Moran of the Lady Letty
Wilbur returned aft and joined Moran on the quarterdeck. She was already studying the
stranger through the glass.
"That's a new build of boat to me," she muttered, giving Wilbur the glass. Wilbur looked
long and carefully. The newcomer was of the size and much the same shape as a
caravel of the fifteenth century--high as to bow and stern, and to all appearances as
seaworthy as a soup-tureen. Never but in the old prints had Wilbur seen such an
extraordinary boat. She carried a single mast, which listed forward; her lugsail was
stretched upon dozens of bamboo yards; she drew hardly any water. Two enormous red
eyes were painted upon either side of her high, blunt bow, while just abaft the waist
projected an enormous oar, or sweep, full forty feet in length--longer, in fact, than the
vessel herself. It acted partly as a propeller, partly as a rudder.
"They're heading for us," commented Wilbur as Moran took the glass again.
"Right," she answered; adding upon the moment: "Huh! more Chinamen; the thing is
alive with coolies; she's a junk."
"Oh!" exclaimed Wilbur, recollecting some talk of Charlie's he had overheard. "I know."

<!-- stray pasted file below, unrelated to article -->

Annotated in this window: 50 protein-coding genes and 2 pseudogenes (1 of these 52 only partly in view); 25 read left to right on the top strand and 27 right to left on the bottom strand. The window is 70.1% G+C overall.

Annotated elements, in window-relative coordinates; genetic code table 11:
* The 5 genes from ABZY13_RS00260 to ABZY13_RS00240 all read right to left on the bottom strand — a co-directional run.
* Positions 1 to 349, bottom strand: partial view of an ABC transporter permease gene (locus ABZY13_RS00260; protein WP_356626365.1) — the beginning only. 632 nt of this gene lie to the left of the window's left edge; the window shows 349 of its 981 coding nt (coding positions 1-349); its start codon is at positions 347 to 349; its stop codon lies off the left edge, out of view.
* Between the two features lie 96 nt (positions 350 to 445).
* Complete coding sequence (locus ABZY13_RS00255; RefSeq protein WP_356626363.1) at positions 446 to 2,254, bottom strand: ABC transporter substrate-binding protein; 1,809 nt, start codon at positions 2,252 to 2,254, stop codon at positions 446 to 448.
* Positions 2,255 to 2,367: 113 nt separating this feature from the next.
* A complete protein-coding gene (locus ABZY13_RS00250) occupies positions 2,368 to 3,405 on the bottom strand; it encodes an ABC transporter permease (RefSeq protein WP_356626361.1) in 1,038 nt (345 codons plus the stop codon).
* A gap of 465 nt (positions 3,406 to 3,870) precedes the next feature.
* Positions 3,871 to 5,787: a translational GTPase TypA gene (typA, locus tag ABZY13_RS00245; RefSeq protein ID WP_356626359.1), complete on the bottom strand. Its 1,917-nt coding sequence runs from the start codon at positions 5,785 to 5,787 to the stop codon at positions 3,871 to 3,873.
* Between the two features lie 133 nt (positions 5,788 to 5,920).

"Yes; these are real beach-combers. I've heard of them along this coast--heard our
Chinamen speak of them. They beach that junk every night and camp on shore. They're
scavengers, as you might say--pick up what they can find or plunder along shore--
abalones, shark-fins, pickings of wrecks, old brass and copper, seals perhaps, turtle
and shell. Between whiles they fish for shrimp, and I've heard Kitchell tell how they
make pearls by dropping bird-shot into oysters. They are Kai-gingh to a man, and,
according to Kitchell, the wickedest breed of cats that ever cut teeth."
The junk bore slowly down upon the schooner. In a few moments she had hove to
alongside. But for the enormous red eyes upon her bow she was innocent of paint. She
was grimed and shellacked with dirt and grease, and smelled abominably. Her crew
were Chinamen; but such Chinamen! The coolies of the "Bertha Millner" were
pampered and effete in comparison. The beach-combers, thirteen in number, were a
smaller class of men, their faces almost black with tan and dirt. Though they still wore
the queue, their heads were not shaven, and mats and mops of stiff black hair fell over
their eyes from under their broad, basket-shaped hats.
They were barefoot. None of them wore more than two garments--the jeans and the
blouse. They were the lowest type of men Wilbur had ever seen. The faces were those
of a higher order of anthropoid apes: the lower portion--jaws, lips, and teeth--salient; the